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Search: the ultimate discrimination tool? Leonsis: "You don't exist from Page 3 on."

"On search, you want to be on that first page," Leonsis said. "You don't exist from Page 3 on." This is what Ted Leonsis, a co-founder of AOL, said in the Washington Post this week.

This is very relevant to the online giants and their call for a fifth non-discrimination net neutrality principle in legislation and on the AT&T-Bell South merger. What Leonsis is saying is what we all know. It doesn't matter that Google or Yahoo give a hundreds of thousands of links in our search results, virtually everyone only has the time or inclination to check the first or maybe second page of search results. "You don't exist from Page 3 on."

Now that Google has 50% share of the search market and rising, wouldn't it be open and free of Google to share all the discrimination (ranking) parameters they have embedded in their secret algorithm?

  • What we already know is that search engines discriminate against websites based on fees. That's their entire business model. If you don't pay the most to be ranked at the top of the sponsored searches, you may not exist.
  • I thought I heard net neutrality proponents say they were concerned with a tiering of the Internet becuase all of the little sites or blogs need to be treated the same as the big sites. How is Google's search algorithm "neutral" to the average website or blog? In reality they "don't exist."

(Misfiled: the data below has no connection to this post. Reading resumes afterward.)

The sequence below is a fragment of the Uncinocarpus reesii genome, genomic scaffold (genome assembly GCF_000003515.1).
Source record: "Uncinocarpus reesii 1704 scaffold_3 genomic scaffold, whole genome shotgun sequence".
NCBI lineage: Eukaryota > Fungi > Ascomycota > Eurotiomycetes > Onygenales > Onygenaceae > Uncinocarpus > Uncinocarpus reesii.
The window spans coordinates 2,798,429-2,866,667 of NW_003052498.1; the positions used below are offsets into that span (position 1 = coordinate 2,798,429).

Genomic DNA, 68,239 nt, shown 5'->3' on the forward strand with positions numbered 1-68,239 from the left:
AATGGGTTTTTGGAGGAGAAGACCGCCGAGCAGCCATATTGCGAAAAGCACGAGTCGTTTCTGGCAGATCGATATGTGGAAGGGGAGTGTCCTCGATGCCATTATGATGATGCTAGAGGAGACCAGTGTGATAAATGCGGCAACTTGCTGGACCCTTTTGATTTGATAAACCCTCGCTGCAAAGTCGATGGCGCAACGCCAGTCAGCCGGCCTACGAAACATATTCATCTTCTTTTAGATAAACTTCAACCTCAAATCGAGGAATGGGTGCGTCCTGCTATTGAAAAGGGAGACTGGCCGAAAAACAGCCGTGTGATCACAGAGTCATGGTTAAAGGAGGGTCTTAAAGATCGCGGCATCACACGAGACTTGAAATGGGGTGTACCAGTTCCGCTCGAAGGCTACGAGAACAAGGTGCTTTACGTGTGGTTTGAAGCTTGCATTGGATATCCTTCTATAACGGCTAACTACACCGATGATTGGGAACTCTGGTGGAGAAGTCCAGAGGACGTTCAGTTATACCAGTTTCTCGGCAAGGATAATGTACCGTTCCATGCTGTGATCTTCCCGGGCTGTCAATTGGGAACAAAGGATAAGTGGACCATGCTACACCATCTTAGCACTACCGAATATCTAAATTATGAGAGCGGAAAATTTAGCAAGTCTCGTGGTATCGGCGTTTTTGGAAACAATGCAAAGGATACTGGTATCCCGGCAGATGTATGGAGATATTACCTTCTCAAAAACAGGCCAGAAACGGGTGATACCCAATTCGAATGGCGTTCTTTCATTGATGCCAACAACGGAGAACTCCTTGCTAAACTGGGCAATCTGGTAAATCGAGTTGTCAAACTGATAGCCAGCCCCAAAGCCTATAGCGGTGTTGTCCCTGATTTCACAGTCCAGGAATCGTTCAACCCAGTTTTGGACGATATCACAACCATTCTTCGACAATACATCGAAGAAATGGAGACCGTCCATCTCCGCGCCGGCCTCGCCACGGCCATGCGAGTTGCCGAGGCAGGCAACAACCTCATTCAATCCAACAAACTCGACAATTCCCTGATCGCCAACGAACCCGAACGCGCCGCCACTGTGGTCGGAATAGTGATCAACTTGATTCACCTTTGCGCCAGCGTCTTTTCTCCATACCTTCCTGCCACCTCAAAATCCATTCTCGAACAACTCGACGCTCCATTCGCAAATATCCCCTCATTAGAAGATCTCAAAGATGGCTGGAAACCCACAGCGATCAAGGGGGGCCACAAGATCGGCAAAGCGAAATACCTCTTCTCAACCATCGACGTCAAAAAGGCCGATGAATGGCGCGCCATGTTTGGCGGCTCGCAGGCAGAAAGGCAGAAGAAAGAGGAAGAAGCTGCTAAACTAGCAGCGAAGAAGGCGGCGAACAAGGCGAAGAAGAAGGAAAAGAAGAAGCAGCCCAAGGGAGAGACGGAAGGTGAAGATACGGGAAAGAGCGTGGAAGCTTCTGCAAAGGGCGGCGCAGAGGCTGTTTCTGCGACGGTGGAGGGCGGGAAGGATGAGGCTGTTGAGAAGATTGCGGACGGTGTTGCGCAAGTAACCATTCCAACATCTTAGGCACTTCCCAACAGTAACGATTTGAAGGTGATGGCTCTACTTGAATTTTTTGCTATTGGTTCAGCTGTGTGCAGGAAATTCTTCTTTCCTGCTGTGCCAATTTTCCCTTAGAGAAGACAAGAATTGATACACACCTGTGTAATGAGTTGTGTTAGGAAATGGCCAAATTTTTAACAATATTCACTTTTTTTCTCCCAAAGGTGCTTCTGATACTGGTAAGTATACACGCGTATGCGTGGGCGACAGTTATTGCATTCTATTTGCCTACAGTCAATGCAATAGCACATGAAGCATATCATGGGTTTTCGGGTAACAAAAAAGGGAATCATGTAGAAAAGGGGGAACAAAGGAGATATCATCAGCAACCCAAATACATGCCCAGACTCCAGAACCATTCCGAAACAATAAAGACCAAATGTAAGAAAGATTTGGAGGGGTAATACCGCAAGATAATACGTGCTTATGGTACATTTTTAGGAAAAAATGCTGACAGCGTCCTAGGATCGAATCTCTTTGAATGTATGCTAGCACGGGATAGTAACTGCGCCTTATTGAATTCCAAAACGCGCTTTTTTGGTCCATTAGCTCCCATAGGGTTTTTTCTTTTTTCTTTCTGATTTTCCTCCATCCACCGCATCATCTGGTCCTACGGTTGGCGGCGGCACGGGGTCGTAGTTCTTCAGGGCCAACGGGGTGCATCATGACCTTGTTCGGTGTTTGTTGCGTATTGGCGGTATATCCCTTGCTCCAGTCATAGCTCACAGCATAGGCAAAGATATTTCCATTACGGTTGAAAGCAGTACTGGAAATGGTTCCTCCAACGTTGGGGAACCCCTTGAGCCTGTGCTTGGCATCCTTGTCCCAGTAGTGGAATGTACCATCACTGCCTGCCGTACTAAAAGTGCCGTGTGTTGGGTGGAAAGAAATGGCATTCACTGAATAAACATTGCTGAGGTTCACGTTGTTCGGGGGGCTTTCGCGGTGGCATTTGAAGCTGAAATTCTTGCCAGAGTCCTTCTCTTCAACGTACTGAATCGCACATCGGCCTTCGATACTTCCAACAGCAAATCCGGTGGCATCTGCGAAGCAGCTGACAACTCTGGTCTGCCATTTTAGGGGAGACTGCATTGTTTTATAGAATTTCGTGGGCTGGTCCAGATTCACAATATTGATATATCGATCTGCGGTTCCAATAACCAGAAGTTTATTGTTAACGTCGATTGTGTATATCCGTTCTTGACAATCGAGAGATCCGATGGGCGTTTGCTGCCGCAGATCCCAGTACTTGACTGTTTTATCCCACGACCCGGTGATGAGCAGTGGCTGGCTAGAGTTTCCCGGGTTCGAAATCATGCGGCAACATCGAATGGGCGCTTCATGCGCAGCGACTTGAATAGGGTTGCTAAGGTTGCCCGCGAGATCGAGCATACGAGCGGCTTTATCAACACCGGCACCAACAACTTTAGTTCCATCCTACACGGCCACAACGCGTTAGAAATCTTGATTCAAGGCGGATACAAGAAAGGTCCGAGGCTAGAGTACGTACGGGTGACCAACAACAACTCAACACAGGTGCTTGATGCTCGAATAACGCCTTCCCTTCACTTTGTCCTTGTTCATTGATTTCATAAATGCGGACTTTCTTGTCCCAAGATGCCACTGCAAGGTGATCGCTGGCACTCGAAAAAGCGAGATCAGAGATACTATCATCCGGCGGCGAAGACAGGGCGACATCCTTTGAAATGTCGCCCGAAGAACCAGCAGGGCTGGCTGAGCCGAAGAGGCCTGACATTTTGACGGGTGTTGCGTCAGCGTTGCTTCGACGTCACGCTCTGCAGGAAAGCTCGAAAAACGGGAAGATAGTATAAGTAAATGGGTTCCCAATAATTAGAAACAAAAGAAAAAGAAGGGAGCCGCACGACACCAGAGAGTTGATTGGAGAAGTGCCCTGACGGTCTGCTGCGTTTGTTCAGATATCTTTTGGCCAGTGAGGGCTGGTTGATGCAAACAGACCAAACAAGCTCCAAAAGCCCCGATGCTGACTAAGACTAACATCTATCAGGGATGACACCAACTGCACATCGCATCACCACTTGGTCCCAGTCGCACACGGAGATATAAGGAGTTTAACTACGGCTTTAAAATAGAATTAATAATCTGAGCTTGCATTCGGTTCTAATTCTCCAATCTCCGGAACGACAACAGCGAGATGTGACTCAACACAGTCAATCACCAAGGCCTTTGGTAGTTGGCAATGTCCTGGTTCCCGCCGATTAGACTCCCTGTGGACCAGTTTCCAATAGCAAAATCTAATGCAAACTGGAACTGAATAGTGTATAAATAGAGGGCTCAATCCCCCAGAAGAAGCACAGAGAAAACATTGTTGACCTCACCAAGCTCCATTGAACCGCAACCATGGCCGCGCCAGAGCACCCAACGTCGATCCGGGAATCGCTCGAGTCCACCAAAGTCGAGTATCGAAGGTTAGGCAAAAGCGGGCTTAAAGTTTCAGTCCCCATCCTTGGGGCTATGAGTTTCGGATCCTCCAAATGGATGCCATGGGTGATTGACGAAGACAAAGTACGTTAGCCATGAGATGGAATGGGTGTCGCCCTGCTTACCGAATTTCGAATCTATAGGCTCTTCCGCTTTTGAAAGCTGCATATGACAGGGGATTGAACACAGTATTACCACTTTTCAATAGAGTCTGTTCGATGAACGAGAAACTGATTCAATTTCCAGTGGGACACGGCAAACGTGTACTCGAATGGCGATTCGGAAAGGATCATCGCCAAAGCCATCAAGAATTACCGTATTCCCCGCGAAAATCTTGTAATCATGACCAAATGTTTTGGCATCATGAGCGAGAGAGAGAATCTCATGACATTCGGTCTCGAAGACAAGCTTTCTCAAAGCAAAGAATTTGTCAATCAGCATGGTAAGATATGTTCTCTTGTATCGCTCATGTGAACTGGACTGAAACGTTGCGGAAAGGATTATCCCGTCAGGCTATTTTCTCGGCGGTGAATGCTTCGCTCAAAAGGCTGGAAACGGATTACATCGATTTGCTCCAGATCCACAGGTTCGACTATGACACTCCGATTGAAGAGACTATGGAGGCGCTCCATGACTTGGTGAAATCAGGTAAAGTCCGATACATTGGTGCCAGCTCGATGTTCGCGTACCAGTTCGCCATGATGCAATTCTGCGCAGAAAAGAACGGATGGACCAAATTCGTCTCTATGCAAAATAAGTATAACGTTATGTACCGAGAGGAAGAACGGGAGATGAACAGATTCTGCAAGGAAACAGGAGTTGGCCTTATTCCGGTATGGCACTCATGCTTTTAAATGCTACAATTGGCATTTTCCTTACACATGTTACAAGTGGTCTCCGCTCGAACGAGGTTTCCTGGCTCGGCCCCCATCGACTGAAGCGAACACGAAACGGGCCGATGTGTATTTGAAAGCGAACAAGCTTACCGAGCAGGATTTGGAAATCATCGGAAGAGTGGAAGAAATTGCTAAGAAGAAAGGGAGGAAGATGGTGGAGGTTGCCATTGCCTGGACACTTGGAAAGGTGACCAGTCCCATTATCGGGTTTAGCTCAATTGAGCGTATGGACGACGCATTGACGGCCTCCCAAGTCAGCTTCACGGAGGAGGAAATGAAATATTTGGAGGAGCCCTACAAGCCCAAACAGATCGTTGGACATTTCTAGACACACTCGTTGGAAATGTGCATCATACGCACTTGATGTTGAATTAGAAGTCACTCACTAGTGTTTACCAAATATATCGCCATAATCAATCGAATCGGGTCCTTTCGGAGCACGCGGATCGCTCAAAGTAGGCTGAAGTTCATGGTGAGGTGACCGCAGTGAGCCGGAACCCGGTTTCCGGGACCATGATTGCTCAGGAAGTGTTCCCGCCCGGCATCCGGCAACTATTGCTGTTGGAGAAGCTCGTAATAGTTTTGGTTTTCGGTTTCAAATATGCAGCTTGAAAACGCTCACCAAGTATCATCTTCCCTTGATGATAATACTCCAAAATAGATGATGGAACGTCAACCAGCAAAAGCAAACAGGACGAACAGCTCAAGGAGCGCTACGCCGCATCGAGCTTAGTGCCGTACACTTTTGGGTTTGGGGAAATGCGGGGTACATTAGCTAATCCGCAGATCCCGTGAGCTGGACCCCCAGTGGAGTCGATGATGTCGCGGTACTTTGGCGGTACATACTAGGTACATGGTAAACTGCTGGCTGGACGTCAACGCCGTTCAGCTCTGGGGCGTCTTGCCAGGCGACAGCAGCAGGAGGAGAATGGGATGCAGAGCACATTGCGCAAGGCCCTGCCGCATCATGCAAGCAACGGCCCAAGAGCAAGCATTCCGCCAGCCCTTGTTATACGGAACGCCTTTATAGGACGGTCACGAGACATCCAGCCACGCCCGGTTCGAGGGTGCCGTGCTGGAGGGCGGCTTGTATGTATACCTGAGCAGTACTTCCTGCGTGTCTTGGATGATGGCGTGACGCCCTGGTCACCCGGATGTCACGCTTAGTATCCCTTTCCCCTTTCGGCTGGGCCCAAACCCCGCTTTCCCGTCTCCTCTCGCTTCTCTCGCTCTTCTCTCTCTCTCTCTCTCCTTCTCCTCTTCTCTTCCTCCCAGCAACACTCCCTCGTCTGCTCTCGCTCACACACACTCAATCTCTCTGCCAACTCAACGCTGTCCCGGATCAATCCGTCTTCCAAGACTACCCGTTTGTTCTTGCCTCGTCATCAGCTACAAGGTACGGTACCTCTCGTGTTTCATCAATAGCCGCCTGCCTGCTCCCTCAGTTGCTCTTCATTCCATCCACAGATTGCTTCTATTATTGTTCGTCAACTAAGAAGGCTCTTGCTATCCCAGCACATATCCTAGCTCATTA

By the way, how do we know that Google does not discriminate in ways that net neutrality proponents are worried about? Does Google favor or bury searches based on religion? on political persuasion? on ethnicity? on socio-economic status? on geopgraphy? How do we know what Google's secret algorithm actually discriminates against? This is a legitimate question becuase:

  • This is the company that is bragging about how YouTube and Internet search will change politics because everything someone says can instantly go online and be searchable forever. How do we know Google won't use their power to discriminate to tilt the election process?
  • This is the company that cooperated with China to censor information the communists do not want their people to learn about.
  • This is the company that fought a Justice Department request for information on child pornography searches to enforce the law to protect children from exploitation.
  • This is the company that is being sued by authors, publishers, newspapers and trademark owners for taking their property without compensation.

Why isn't search just as big a potential bottleneck and gatekeeper as internet access? If people don't know there is discrimination that they personally care about in Google's secret search algorithm, how would they know to switch search engines?

If the concern behind net neutrality is that a company has the potential to discriminate, Google, Yahoo, Microsoft and IAC's all certainly have the potential to discriminate against groups based on religion, politics, ethnicity, or income.

  • Why shouldn't a fifth non-discrimination net neutrality principle apply to search engines as well?